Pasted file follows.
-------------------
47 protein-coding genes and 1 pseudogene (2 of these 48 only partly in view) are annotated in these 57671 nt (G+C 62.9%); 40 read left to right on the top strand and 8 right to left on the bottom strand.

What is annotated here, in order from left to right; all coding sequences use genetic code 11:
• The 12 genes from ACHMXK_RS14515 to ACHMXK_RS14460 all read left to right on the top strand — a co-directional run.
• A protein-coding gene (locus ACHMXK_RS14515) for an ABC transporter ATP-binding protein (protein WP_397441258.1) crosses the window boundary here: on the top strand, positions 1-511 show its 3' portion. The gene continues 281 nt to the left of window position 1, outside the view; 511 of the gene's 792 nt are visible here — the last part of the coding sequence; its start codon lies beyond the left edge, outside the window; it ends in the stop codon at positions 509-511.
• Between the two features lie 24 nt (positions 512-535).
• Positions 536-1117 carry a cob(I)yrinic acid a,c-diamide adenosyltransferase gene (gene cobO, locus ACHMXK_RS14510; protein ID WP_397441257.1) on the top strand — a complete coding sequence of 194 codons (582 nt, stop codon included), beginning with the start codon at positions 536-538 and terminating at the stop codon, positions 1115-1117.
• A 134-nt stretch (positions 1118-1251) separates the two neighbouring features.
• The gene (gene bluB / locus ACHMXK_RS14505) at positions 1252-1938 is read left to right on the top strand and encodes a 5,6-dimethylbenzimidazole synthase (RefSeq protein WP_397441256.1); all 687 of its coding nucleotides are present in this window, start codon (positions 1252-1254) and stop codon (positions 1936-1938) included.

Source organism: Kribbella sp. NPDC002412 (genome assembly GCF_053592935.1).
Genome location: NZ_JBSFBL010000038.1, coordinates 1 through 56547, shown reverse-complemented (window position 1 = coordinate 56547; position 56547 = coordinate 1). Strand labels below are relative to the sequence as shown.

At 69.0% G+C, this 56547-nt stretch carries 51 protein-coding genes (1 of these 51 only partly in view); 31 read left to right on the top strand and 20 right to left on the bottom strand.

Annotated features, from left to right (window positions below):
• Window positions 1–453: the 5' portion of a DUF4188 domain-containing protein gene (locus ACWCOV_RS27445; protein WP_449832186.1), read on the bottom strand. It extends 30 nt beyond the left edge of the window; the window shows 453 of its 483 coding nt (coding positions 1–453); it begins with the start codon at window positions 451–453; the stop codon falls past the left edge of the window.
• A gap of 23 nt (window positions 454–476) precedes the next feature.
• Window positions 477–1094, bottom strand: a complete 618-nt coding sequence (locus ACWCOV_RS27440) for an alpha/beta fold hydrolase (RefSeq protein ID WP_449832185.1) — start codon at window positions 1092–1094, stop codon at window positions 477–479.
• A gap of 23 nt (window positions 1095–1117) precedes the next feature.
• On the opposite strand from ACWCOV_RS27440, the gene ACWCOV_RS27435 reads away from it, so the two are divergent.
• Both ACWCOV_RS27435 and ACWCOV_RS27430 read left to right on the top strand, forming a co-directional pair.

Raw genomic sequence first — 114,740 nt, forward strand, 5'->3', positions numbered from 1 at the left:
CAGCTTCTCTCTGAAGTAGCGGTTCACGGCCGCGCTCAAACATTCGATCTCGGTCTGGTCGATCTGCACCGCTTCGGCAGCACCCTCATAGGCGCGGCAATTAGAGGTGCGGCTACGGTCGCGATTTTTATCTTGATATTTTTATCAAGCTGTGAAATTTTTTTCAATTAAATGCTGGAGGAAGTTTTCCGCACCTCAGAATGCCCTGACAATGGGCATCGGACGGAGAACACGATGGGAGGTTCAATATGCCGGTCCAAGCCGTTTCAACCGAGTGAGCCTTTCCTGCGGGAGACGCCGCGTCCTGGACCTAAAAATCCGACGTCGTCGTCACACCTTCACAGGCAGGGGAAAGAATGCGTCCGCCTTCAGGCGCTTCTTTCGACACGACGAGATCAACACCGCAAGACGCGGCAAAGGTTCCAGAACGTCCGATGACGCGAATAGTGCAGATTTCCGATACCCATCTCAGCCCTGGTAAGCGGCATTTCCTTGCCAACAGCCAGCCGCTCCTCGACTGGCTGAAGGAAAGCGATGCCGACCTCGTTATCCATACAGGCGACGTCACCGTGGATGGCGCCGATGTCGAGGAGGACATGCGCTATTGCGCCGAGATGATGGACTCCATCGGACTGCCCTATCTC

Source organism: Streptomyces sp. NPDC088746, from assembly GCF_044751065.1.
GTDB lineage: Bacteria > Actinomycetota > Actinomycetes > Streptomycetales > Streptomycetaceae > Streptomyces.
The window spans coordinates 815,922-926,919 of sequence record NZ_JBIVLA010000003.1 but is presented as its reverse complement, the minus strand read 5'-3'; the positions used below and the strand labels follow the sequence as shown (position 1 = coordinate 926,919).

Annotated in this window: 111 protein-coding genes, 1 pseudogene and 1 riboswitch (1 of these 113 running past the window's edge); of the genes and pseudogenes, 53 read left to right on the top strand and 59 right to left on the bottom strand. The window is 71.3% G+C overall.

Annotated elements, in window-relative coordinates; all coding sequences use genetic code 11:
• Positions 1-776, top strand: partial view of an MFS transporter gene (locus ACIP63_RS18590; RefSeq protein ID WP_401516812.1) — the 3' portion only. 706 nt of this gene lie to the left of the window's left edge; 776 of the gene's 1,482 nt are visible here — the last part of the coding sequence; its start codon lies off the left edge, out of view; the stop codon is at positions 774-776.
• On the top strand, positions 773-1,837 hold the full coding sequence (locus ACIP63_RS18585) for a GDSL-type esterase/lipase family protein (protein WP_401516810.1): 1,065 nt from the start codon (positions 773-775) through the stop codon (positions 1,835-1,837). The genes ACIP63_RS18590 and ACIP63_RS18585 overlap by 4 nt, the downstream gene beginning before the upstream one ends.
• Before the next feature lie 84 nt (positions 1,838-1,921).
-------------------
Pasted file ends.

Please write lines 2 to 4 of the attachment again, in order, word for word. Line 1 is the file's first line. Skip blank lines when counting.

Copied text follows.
What is annotated here, in order from left to right; all coding sequences use genetic code 11:
• The 12 genes from ACHMXK_RS14515 to ACHMXK_RS14460 all read left to right on the top strand — a co-directional run.
• A protein-coding gene (locus ACHMXK_RS14515) for an ABC transporter ATP-binding protein (protein WP_397441258.1) crosses the window boundary here: on the top strand, positions 1-511 show its 3' portion. The gene continues 281 nt to the left of window position 1, outside the view; 511 of the gene's 792 nt are visible here — the last part of the coding sequence; its start codon lies beyond the left edge, outside the window; it ends in the stop codon at positions 509-511.